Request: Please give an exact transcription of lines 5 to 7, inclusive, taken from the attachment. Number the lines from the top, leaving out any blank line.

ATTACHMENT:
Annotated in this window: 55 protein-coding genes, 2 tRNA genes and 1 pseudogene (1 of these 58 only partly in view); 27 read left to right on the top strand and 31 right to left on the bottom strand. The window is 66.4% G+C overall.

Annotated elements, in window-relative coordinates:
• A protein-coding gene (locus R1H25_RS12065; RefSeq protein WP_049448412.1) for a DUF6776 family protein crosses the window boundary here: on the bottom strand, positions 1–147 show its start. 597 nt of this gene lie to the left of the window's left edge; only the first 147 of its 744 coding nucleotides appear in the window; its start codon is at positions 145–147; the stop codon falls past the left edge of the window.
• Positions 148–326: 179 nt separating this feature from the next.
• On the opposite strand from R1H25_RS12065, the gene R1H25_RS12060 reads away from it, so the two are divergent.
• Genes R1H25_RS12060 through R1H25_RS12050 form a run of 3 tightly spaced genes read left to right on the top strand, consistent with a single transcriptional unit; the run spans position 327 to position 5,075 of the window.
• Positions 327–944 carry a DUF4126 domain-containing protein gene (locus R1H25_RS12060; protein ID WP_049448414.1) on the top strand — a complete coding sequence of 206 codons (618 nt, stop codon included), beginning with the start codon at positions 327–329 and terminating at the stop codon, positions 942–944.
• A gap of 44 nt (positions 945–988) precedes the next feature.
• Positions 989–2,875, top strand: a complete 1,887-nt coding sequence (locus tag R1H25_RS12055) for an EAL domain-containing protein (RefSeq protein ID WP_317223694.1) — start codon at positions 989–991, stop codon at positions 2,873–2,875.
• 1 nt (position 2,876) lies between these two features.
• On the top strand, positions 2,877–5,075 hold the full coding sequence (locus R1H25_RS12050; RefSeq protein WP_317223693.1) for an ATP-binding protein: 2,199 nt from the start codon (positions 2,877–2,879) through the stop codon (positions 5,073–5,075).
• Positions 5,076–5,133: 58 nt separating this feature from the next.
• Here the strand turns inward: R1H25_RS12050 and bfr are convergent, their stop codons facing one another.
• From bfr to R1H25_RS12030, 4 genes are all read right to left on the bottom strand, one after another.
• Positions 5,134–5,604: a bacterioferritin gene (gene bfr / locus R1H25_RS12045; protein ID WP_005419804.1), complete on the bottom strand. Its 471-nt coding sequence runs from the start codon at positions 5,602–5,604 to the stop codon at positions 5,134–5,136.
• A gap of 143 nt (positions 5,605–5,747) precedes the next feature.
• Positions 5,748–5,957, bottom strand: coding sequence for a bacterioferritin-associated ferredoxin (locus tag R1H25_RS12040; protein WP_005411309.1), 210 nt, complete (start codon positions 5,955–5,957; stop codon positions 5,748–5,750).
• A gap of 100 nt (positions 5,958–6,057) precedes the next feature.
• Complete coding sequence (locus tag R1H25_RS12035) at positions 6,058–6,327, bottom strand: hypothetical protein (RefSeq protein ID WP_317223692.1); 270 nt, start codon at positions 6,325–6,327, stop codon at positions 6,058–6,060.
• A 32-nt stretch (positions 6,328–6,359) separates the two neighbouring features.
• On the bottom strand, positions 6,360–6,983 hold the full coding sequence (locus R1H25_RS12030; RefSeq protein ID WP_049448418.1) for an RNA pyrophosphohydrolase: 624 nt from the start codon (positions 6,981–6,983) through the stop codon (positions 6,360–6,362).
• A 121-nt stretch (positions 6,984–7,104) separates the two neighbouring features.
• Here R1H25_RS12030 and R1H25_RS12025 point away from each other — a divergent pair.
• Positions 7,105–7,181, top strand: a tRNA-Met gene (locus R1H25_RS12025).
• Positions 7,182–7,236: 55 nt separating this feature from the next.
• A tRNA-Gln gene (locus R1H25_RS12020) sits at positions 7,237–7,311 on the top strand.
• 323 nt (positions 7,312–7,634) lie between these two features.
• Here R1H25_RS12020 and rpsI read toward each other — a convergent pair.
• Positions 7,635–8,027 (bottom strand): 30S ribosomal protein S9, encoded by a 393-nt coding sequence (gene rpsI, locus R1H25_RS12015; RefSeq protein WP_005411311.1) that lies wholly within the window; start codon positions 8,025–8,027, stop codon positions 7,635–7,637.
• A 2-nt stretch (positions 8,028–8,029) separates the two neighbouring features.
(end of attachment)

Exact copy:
• On the opposite strand from R1H25_RS12065, the gene R1H25_RS12060 reads away from it, so the two are divergent.
• Genes R1H25_RS12060 through R1H25_RS12050 form a run of 3 tightly spaced genes read left to right on the top strand, consistent with a single transcriptional unit; the run spans position 327 to position 5,075 of the window.
• Positions 327–944 carry a DUF4126 domain-containing protein gene (locus R1H25_RS12060; protein ID WP_049448414.1) on the top strand — a complete coding sequence of 206 codons (618 nt, stop codon included), beginning with the start codon at positions 327–329 and terminating at the stop codon, positions 942–944.